UK death metal is stronger now than at any time since the early 1990s. You can reel off the likes of Venom Prison, Celestial Sanctuary, Grave Miasma, Repulsive Vision and Slugdge without a moment’s thought. The variation among the artists dwelling in the depths of metal’s most morbid genre is as impressive as their determination to push the levels of malevolence and misanthropy into new domains. Some prefer the primitive death metal of Obituary and early Carcass; others spice their brutal sonics with virtuoso skills; a small minority even turn to low-tuned guitars and syncopated chugs to unleash their vicious attack. Nottingham’s Beyond Grace fall into the last camp on a musical level but are just as comfortable in Venom Prison’s vitriolic protest politics and anti-authoritarian ideology.
Before we assess if death metal is a suitable medium for tendentious politics and acerbic accusations, we must start with the quality of the music. There’s no doubt the members of Beyond Grace can play. Listen to the grimy doom metal of ‘Dark Forest Doctrine’ as it gives way to a succession of sharp triplet patterns and grinding eighth note beats. This is what Necrophagia would sound like if Frank Pucci were still alive and fronting a band like Ingested. Vocalist and lyricist, Andrew Walmsley, puts his quill to good use here with the zeitgeist at the forefront of his mind: “We view the world in black and white/ A world where only might makes right/ A place of brutal need, with no pity for the weak.” Ouch! These words are just as unforgiving as the chugs and ninth chords in the middle eight.
‘Barmecide Feast’ and ‘Hive Mind’ place their ire in the direction of the plutocracy that rule the world and the monotheistic religions that claim to understand it. It’s fast death metal that stays clear of blast beats and goes heavy on the gurgling bass grooves and dual vocal ferocity. It works a treat when they lock in on this formula. The nasty tremolo chugging of ‘Persona Non Grata’ is darker than Jimmy Saville’s idea of fun and just as introspective as Ulcerate at their best. A browse through the lyrics reveals a righteous song about the moral duty of human beings to speak up for the oppressed and persecuted to stop tyrannical governments from eroding further freedoms. Walmsley’s stanzas ache with the same poignancy as Hertha Müller’s classic dystopian novel, The Land of Green Plums. “First they came for the weakest/ And I was silent/ Then they came for the strong/ And still I held my tongue/ So when they came for me/ There was no-one left to bear witness/ To my defiance.”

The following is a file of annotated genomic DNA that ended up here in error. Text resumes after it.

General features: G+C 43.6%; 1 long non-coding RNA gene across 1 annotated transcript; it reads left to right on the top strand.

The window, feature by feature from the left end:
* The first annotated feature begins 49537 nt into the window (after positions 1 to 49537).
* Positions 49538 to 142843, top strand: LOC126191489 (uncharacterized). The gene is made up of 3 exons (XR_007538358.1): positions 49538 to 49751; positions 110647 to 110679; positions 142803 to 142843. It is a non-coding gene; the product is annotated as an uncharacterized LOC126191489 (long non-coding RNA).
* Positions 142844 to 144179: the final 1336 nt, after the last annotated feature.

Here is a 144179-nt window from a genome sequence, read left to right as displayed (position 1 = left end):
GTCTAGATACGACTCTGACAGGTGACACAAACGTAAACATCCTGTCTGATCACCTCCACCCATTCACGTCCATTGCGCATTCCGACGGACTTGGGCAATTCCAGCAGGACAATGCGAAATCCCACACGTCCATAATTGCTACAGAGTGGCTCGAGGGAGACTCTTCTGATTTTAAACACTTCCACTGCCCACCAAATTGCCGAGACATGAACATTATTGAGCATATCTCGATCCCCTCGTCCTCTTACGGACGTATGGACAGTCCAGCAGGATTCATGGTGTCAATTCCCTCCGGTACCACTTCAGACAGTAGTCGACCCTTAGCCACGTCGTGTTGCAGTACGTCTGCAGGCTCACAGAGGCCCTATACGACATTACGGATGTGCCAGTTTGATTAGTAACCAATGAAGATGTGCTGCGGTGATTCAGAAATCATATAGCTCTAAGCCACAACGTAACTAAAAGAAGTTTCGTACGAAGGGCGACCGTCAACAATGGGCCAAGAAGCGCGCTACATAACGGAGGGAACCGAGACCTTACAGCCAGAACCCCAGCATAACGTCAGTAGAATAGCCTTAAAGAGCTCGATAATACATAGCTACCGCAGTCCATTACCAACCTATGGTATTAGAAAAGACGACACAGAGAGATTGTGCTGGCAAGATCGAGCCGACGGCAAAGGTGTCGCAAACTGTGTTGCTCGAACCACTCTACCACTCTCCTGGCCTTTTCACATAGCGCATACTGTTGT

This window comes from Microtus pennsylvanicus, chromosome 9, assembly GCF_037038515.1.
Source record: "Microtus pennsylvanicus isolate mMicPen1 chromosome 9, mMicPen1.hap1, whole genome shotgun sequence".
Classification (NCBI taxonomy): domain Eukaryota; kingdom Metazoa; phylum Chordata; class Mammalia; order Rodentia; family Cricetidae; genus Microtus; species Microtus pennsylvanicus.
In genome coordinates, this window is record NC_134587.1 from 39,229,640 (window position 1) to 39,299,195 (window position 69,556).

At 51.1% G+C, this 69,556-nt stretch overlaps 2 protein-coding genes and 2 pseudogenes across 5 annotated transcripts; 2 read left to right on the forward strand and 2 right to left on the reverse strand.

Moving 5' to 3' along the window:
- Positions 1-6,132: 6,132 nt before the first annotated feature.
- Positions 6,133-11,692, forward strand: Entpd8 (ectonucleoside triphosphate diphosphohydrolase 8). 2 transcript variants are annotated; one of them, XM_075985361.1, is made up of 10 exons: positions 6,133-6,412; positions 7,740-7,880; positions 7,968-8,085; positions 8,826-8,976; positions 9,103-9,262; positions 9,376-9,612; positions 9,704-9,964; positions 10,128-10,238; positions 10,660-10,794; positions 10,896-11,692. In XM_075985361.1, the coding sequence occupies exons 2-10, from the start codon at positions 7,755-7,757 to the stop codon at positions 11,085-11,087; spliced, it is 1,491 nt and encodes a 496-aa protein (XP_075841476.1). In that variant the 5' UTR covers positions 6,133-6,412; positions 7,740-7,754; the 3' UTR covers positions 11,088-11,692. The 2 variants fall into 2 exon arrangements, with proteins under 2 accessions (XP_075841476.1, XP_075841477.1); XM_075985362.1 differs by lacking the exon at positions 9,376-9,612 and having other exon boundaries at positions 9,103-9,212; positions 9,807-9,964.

Those of you that would rather bury your heads in a nasty shock of pummelling guitars and slamming double-kicks have nothing to worry about on Our Kingdom Undone. Beyond Grace never forget that their first duty is to death metal. ‘The Price of Peace’ is quintessential death-thrash like Bolt Thrower but spliced with the spiralling rhythms of the latest Jinjer record. They even give us a ray of light with sporadic piano splashes towards the end. This is what Frozen Soul would sound like with more vigour and less hypothermia.
If there’s one thing that holds back the Nottingham heroes, it’s their decision to squander choruses with the flat monotone of the death grunt when a vicious mid-pitched scream could do the job. ‘Factions Speak Louder than Herds’ has an important message about the tendency of small and well-organised interest groups to exercise a pernicious influence on modern politics, but the lyrics receive a growled rumble when they need to be salivating in pain and anger. ‘Barmecide Feast’ suffers from the same problem. The benchmark for this type of tirade is Slayer’s ‘God Hates Us All’, but Our Kingdom Undone lacks a song of this brilliance.
These gaping issues make the band’s decision to end the record with a twelve-minute tirade a questionable one, yet they pull it off in style. The title track thrives on a down-picking riff and a succession of hooks that change with each verse. Walmsley does not mince his words or hide his left-wing misanthropy here: “Now the best lack all conviction/ But the worst are filled with passion/ And the rest no longer even seem to know the difference any more…” Beyond Grave are proud of their anti-fascist stance, but you don’t hear many mystical black metal bands espouse this level of elitism in a genre that promotes elitism as a virtue. The exotic bass noodling and chunky palm-muted action of the two guitars will keep you engaged for the entirety of the song if you’re determined to stay neutral during the band’s political discourse.
It’s rare we get death metal with such a perspicacious grasp of the big political issues of the age, even if Beyond Grace sometimes fall into cliché and conspiracy theory. Our Kingdom Undone could be a harbinger of greater things to come if they continue on this path.
Release Date: 03/09/2021
Record Label: Prosthetic Records
Standout tracks: Dark Forest Doctrine, The Price of Peace, Persona Non Grata
Suggested Further Listening: Overtoun – This Darkness Feels Alive (2021), Baest – Necro Sapiens (2021), Frozen Soul – Crypt of Ice (2021)